At the time of writing, the brand operates over 1,900 stores and has over 6.4 million Instagram followers, which paints a picture of how popular the brand is. You'll find a Bath & Body Works store in virtually every shopping mall in North America.
But how do they rate in terms of clean ingredients, sustainable packaging, and animal welfare? We investigated the brand and rated them on these three pillars of what we believe makes for a conscious brand.
Ingredients (Rating: Bad)
Bath & Body Works is very opaque when it comes to ingredients. They don't list ingredients for any product listed for purchase on the website, so searching online for ingredient lists is necessary.
In our research, we found that the brand leaves much to be desired in the ingredients department. Essentially all of their products contain at least one ingredient we recommend avoiding.
This is by no means an exhaustive list, but some examples of ingredients of concern found in Bath & Body Works products include:
Bath & Body Works liberally uses chemical fragrance in almost all of their products. Read our full article on why we don't recommend products with chemical fragrance. You'll find artificial fragrance in their candles, as well.
This preservative is found in many Bath & Body Works products. It's been linked to inhalation toxicity, allergies and possible neurotoxicity.
Many Bath & Body Works products are dyed with artificial colors which are made from petroleum. You'll find this on the label as ingredients like Yellow #5, Red #40, and Blue #1.
SLES has been linked to cancer, and SLS irritates the skin. You'll find it in several Bath & Body Works washes and bath products.
These chemical preservatives are commonly used in personal care products. They're possible endocrine disruptors and could be replaced with less harsh preservatives widely used in other products on the market. You'll find parabens in many products in the brand's lineup.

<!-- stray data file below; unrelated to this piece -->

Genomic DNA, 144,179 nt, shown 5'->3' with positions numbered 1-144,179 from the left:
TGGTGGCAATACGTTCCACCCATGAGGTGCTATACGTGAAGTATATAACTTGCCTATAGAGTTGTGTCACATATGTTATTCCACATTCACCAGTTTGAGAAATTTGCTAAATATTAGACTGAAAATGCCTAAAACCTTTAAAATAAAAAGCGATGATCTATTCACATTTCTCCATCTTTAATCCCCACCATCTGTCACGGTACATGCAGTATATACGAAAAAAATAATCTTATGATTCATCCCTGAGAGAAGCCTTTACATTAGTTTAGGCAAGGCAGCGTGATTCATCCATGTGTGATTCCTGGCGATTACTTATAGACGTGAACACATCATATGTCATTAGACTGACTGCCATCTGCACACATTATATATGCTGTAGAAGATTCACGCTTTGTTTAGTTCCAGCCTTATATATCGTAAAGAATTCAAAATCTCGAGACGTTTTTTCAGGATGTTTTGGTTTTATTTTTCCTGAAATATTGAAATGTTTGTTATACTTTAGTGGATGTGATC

Sustainability (Rating: Bad)
Most Bath & Body Works products are sold in single-use plastic containers, and the brand has no recycling, refill or return programs. Examples include bath bombs wrapped in single-use plastic shrink wrap—a more sustainable alternative would be selling them package-free like Lush.
The only example we could find of a reusable product are their line of candles. They come in glass containers that can be reused or recycled if properly cleaned.
For this reason, the brand gets a failing grade in terms of sustainability.
Animal Welfare (Rating: Bad)
Bath & Body Works is not a cruelty-free brand. The brand is sold in China, where laws dictate that animal testing on finished products is a possibility. For this reason, the brand is not considered cruelty-free.
Bath & Body works is not a vegan brand and their lack of transparency in ingredients makes it very difficult to determine which products are vegan. The brand doesn't prioritize vegan ingredients, and they get a failing grade here.
Our rating scale ranges from "Best" (for having the best practices) to "Bad" (for having unacceptable practices). We rated Bath & Body Works as follows.
|Ingredients||Bad - Virtually every product the brand offers contains at least one ingredient we recommend avoiding.|
|Sustainability||Bad - Plastic packaging is used for all products, with no chance of recycling.|
|Animal Welfare||Bad - The brand is neither cruelty-free nor vegan. Their products being available in China opens them up to the possibility of post-market animal testing.|
Overall Rating: Bad
Bath & Body Works falls short in all three pillars of what we consider a conscious brand. Their products are full of ingredients of concern, they used disposable plastic packaging in nearly all of their products, and they're not cruelty-free or vegan.
Being such a popular brand, we hope that they will improve their practices in the future and become a more conscious company.